When we talk about riding position we say it should be in neutral but do we mean it should stay there throughout every beat of every stride?
When we ride we move with the horse which means our pelvis and spine are constantly moving to absorb and re-stabilise.
This means stability is not stiff, it is not tense or rigid.
It is the ability to stay balanced whilst absorbing force and going with movement in a relaxed frame. The Spine and Pelvis will gently rock forward, back, up, down and even side to side but in very good riders this will be almost invisible. Yet we all know to do that on top of half a ton of animal is much easier said than done.
What does this mean for our training?
It means that we need to incorporate some of this fluid movement into our off horse training.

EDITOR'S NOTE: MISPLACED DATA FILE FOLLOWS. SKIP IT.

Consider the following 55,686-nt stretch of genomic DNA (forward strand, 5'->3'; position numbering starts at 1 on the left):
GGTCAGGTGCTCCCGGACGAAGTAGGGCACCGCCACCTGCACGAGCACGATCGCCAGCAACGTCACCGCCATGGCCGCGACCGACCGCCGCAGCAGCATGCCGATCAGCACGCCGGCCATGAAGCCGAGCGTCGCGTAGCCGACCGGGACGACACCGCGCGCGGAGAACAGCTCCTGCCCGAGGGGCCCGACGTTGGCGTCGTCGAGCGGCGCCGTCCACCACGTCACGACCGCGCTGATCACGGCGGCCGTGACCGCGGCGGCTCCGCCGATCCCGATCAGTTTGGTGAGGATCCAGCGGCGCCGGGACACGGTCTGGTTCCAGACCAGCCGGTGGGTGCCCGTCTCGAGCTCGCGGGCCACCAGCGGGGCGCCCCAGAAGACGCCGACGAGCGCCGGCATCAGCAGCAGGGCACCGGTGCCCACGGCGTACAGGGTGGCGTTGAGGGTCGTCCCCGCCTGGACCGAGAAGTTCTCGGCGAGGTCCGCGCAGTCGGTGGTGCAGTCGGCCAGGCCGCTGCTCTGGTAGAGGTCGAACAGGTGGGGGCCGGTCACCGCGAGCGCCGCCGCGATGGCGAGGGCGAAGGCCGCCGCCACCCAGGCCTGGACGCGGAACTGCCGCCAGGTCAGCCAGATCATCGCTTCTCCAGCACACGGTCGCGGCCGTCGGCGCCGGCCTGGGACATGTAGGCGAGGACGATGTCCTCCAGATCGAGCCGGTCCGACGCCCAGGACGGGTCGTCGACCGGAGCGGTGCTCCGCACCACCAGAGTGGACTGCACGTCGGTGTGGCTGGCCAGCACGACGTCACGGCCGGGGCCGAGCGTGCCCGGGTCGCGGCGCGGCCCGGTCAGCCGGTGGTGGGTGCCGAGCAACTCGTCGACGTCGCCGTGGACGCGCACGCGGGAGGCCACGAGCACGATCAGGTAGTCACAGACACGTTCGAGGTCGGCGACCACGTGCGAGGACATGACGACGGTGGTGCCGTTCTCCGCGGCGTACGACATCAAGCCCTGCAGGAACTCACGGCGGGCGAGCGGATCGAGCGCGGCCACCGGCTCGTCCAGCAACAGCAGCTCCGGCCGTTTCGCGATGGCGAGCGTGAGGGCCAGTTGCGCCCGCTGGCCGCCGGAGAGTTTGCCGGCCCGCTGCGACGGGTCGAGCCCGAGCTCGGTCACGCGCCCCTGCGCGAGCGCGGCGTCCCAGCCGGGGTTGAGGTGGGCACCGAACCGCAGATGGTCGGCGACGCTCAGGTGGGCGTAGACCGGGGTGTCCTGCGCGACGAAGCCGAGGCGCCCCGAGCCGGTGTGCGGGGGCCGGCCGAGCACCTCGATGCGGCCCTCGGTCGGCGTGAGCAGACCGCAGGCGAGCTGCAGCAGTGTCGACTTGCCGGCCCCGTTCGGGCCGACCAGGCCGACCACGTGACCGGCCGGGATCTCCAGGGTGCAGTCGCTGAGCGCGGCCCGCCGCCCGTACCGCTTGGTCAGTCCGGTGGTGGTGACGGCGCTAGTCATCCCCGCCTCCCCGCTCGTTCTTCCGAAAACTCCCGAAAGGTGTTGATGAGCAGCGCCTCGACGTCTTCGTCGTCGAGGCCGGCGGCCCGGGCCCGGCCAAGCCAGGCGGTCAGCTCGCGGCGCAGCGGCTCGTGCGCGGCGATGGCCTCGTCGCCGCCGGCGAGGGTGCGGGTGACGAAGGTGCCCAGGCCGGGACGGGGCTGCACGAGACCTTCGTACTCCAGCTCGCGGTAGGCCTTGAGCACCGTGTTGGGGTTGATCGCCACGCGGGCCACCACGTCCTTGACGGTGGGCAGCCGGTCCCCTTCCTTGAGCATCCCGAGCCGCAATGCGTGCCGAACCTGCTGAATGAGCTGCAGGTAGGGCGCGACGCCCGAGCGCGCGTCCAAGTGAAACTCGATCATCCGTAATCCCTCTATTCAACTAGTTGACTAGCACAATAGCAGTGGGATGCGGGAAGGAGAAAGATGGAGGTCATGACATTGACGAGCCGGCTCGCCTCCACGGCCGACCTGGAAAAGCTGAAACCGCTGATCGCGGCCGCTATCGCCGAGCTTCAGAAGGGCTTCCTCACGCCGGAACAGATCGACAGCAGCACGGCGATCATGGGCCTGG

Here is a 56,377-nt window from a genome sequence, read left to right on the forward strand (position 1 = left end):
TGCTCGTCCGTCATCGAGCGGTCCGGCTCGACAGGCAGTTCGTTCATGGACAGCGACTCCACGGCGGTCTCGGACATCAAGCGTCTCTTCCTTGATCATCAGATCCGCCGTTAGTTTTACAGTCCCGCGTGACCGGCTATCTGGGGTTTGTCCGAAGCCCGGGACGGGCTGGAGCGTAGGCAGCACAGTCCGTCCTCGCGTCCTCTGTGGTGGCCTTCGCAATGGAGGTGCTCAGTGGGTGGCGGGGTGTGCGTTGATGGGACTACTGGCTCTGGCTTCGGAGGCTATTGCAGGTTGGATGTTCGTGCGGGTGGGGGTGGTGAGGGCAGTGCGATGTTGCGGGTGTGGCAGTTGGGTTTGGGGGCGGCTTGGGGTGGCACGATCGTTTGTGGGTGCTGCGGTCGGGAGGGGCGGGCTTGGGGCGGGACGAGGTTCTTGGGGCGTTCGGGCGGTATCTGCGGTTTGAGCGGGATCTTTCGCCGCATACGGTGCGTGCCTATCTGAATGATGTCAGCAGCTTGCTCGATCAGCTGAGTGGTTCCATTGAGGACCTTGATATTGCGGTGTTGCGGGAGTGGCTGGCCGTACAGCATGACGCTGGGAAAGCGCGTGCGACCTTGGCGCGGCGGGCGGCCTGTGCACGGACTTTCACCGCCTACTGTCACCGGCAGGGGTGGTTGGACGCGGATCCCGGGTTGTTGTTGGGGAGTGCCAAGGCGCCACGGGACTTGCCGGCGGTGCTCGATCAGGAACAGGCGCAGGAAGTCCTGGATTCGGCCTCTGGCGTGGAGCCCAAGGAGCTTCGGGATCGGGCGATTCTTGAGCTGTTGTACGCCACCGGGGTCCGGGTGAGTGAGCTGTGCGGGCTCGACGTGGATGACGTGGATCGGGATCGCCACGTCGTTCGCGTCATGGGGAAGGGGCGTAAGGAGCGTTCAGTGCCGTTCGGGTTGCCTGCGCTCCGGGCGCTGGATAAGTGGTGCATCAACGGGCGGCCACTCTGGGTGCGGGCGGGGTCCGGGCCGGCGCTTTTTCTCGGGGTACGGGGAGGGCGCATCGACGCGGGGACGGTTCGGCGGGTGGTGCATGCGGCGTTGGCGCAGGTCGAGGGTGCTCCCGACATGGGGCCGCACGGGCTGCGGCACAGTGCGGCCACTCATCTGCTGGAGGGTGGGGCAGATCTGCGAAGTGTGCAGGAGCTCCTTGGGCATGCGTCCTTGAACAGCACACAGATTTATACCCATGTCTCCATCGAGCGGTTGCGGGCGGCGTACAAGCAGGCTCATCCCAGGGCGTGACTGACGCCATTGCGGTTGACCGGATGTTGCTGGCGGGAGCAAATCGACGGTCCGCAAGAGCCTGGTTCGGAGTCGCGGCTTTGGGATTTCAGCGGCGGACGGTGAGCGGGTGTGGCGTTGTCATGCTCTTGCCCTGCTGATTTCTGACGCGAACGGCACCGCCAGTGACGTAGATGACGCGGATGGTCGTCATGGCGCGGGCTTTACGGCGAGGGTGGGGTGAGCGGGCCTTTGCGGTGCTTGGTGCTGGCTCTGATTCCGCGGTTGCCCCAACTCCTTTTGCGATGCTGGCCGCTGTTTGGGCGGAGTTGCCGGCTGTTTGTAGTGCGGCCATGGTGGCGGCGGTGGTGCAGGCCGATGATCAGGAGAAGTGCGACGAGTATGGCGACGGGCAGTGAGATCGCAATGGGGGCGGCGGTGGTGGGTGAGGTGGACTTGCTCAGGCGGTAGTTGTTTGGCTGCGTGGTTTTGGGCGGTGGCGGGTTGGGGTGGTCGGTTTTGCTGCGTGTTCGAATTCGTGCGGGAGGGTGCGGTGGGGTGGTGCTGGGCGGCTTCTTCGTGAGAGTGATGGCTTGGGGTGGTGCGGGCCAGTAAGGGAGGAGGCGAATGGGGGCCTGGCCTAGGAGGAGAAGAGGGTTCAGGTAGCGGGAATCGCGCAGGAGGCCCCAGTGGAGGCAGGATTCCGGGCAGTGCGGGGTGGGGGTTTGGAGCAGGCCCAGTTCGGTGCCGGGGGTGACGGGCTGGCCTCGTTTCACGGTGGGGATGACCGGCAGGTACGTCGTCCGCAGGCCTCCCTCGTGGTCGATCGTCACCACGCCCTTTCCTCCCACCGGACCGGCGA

We need to learn how to move the Pelvis and Spine in and out of neutral whilst remaining stable throughout.
Now to achieve the strength and control to do this may start with building static strength and body control.
Once we have that we need to advance this to staying stable whilst moving so for example static may be a Wall Squat, moving may be a Squat and then more Dynamic a Squat Jump. The idea being that throughout the Squat and Squat Jump the position does not change wildly it merely adjust subtlety to absorb the landing.
Perhaps for a more visually and kinesthetic (feeling) exercise sit on a gym ball starting from neutral and start to bounce as if advancing a trot, add in your seat bones following the front legs of that trot and start to make that trot bigger. The whole time you should feel that to remain rigid prevents you from being fully in sync with the ball whereas if you allow your spine and pelvis to move you can stay with the ball whilst still remaining in balance.
This involves you learning which muscles are required and what level of tension is needed in these muscles to achieve this. It relies on your own feel and is therefore a really good learning exercise for riding in general.
Give it a go and see what you feel.